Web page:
Priorities for hydrocephalus research: Report from a National Institutes of Health-sponsored workshop

Michael A. Williams, James P. McAllister, Marion L. Walker, Dory A. Kranz, Marvin Bergsneider, Marc R. Del Bigio, Laurel Fleming, David M. Frim, Katrina Gwinn, John R.W. Kestle, Mark G. Luciano, Joseph R. Madsen, Mary Lou Oster-Granite, Giovanna Spinella

Research output: Contribution to journalArticlepeer-review

78 Scopus citations


Object. Treatment for hydrocephalus has not advanced appreciably since the advent of cerebrospinal fluid (CSF) shunts more than 50 years ago. Many questions remain that clinical and basic research could address, which in turn could improve therapeutic options. To clarify the main issues facing hydrocephalus research and to identify critical advances necessary to improve outcomes for patients with hydrocephalus, the National Institutes of Health (NIH) sponsored a workshop titled "Hydrocephalus: Myths, New Facts, and Clear Directions." The purpose of this paper is to report on the recommendations that resulted from that workshop. Methods. The workshop convened from September 29 to October 1, 2005, in Bethesda, Maryland. Among the 150 attendees was an international group of participants, including experts in pediatric and adult hydrocephalus as well as scientists working in related fields, neurosurgeons, laboratory-based neuroscientists, neurologists, patient advocates, individuals with hydrocephalus, parents, and NIH program and intramural staff. Plenary and breakout sessions covered injury and recovery mechanisms, modeling, biomechanics, diagnosis, current treatment and outcomes, complications, quality of life, future treatments, medical devices, development of research networks and information sharing, and education and career development. Results. The conclusions were as follows: 1) current methods of diagnosis, treatment, and outcomes monitoring need improvement; 2) frequent complications, poor rate of shunt survival, and poor quality of life for patients lead to unsatisfactory outcomes; 3) investigators and caregivers need additional methods to monitor neurocognitive function and control of CSF variables such as pressure, flow, or pulsatility; 4) research warrants novel interdisciplinary approaches; 5) understanding of the pathophysiological and recovery mechanisms of neuronal function in hydrocephalus is poor, warranting further investigation; and 6) both basic and clinical aspects warrant expanded and innovative training programs. Conclusions. The research priorities of this workshop provide critical guidance for future research in hydrocephalus, which should result in advances in knowledge, and ultimately in the treatment for this important disorder and improved outcomes in patients of all ages.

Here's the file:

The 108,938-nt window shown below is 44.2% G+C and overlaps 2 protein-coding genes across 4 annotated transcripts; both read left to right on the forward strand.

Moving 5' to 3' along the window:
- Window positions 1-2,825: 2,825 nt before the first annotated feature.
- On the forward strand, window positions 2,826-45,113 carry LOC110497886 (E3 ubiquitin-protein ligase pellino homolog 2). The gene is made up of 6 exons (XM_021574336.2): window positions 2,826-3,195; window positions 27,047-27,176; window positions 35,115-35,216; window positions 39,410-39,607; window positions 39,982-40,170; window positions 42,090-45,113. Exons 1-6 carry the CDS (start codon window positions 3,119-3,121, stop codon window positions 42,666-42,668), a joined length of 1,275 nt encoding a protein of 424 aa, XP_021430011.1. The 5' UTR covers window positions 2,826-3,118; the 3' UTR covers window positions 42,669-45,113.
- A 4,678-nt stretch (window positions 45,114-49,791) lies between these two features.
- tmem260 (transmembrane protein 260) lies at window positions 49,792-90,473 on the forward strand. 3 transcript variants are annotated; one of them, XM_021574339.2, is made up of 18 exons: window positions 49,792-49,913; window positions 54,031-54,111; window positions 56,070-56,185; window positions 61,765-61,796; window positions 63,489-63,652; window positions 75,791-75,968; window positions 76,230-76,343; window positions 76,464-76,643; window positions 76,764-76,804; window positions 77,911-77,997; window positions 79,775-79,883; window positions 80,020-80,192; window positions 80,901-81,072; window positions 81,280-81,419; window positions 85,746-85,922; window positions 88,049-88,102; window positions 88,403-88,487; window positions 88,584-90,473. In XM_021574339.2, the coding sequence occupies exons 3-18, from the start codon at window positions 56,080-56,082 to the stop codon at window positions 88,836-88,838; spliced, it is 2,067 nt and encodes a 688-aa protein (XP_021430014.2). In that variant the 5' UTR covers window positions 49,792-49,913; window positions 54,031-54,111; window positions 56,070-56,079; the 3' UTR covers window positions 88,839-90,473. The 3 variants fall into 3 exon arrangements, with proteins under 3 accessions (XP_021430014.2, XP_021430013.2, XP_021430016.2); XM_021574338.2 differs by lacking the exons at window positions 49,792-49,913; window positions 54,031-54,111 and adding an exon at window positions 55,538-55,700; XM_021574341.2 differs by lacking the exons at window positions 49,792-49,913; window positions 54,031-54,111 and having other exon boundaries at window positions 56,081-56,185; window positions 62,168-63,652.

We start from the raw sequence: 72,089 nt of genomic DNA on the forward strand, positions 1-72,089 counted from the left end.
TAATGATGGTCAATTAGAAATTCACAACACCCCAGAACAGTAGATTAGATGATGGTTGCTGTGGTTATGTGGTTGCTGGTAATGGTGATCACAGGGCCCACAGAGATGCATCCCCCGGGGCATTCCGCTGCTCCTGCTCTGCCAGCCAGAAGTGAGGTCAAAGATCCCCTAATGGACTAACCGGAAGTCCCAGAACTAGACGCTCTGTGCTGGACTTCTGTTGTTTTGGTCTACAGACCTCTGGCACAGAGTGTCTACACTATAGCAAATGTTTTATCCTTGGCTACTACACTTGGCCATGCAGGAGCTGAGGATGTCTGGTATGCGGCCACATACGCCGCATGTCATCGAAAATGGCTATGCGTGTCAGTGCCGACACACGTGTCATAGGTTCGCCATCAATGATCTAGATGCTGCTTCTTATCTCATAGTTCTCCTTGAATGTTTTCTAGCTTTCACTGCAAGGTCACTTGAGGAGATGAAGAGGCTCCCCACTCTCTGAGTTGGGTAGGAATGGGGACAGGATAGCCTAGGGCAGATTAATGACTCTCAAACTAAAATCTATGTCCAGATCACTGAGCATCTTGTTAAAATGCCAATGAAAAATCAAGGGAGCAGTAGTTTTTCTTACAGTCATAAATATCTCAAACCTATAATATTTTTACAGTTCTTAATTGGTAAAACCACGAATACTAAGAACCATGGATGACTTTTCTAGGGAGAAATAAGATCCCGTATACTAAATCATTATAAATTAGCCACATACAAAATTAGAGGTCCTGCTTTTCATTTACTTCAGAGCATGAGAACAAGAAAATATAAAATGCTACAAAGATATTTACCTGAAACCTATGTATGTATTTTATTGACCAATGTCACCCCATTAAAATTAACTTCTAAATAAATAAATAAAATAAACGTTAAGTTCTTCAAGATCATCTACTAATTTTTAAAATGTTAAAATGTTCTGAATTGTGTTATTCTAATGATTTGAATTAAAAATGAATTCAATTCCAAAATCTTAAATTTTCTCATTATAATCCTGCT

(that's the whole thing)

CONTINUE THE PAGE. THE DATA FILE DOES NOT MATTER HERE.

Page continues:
Original languageEnglish
Pages (from-to)345-357
Number of pages13
JournalJournal of neurosurgery
Issue number5 SUPPL.
StatePublished - Nov 2007


  • Adult
  • Basic biomedical research
  • Children
  • Clinical research
  • Diagnostic criteria
  • Hydrocephalus
  • Infant
  • National Institutes of Health
  • Neurosurgical education
  • Normal pressure hydrocephalus
  • Pediatric neurosurgery
  • Therapeutic intervention


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